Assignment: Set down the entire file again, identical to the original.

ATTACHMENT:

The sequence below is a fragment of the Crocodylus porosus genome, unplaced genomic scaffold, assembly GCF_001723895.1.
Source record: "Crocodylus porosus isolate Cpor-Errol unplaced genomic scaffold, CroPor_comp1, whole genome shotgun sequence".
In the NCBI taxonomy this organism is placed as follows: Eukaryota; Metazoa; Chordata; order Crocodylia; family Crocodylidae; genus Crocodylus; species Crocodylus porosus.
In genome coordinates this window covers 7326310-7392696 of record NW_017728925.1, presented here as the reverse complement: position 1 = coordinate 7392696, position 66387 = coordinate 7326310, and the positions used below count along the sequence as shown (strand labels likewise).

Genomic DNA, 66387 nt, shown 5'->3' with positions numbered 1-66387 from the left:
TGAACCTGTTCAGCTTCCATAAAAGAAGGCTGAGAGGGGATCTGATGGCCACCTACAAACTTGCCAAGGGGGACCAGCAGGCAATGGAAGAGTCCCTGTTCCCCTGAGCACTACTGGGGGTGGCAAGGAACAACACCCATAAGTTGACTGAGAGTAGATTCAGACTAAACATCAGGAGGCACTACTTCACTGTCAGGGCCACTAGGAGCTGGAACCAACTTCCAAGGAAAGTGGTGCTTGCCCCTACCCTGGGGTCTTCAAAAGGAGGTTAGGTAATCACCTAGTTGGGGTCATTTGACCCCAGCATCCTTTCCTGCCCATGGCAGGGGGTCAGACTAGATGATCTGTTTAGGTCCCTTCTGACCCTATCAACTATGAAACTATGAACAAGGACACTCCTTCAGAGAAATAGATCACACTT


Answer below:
The sequence below is a fragment of the Crocodylus porosus genome, unplaced genomic scaffold, assembly GCF_001723895.1.
Source record: "Crocodylus porosus isolate Cpor-Errol unplaced genomic scaffold, CroPor_comp1, whole genome shotgun sequence".
In the NCBI taxonomy this organism is placed as follows: Eukaryota; Metazoa; Chordata; order Crocodylia; family Crocodylidae; genus Crocodylus; species Crocodylus porosus.
In genome coordinates this window covers 7326310-7392696 of record NW_017728925.1, presented here as the reverse complement: position 1 = coordinate 7392696, position 66387 = coordinate 7326310, and the positions used below count along the sequence as shown (strand labels likewise).

Genomic DNA, 66387 nt, shown 5'->3' with positions numbered 1-66387 from the left:
TGAACCTGTTCAGCTTCCATAAAAGAAGGCTGAGAGGGGATCTGATGGCCACCTACAAACTTGCCAAGGGGGACCAGCAGGCAATGGAAGAGTCCCTGTTCCCCTGAGCACTACTGGGGGTGGCAAGGAACAACACCCATAAGTTGACTGAGAGTAGATTCAGACTAAACATCAGGAGGCACTACTTCACTGTCAGGGCCACTAGGAGCTGGAACCAACTTCCAAGGAAAGTGGTGCTTGCCCCTACCCTGGGGTCTTCAAAAGGAGGTTAGGTAATCACCTAGTTGGGGTCATTTGACCCCAGCATCCTTTCCTGCCCATGGCAGGGGGTCAGACTAGATGATCTGTTTAGGTCCCTTCTGACCCTATCAACTATGAAACTATGAACAAGGACACTCCTTCAGAGAAATAGATCACACTT